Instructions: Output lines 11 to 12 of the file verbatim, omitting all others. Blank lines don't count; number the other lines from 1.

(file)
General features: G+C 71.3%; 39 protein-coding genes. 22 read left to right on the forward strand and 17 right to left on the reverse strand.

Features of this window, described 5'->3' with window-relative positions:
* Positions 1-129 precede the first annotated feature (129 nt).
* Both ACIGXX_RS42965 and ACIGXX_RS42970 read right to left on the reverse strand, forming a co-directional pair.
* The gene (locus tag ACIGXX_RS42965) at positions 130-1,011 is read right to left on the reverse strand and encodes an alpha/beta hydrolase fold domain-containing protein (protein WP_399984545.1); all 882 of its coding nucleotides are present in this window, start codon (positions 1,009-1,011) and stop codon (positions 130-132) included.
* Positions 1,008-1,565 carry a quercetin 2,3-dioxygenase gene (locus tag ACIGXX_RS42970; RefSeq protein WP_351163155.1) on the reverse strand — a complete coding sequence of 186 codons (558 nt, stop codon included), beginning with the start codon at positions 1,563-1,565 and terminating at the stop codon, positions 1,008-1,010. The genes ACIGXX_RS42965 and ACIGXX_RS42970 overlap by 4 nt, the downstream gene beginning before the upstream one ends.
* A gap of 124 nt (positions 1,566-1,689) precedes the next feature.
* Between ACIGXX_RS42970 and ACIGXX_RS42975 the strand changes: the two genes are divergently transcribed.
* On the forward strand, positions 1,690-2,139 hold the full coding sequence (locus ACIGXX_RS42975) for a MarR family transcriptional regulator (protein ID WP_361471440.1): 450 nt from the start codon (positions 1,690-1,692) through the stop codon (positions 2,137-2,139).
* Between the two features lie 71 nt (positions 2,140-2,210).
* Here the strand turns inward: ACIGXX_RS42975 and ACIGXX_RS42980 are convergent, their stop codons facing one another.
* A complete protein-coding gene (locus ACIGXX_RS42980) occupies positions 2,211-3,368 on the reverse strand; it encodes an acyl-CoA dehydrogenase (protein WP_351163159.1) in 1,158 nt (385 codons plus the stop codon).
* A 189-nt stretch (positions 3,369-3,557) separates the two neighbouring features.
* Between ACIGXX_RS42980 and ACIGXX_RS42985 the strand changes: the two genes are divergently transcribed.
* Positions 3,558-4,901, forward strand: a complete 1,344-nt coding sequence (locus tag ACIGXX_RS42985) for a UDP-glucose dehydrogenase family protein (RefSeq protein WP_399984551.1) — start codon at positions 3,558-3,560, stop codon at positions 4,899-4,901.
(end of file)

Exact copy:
* Here the strand turns inward: ACIGXX_RS42975 and ACIGXX_RS42980 are convergent, their stop codons facing one another.
* A complete protein-coding gene (locus ACIGXX_RS42980) occupies positions 2,211-3,368 on the reverse strand; it encodes an acyl-CoA dehydrogenase (protein WP_351163159.1) in 1,158 nt (385 codons plus the stop codon).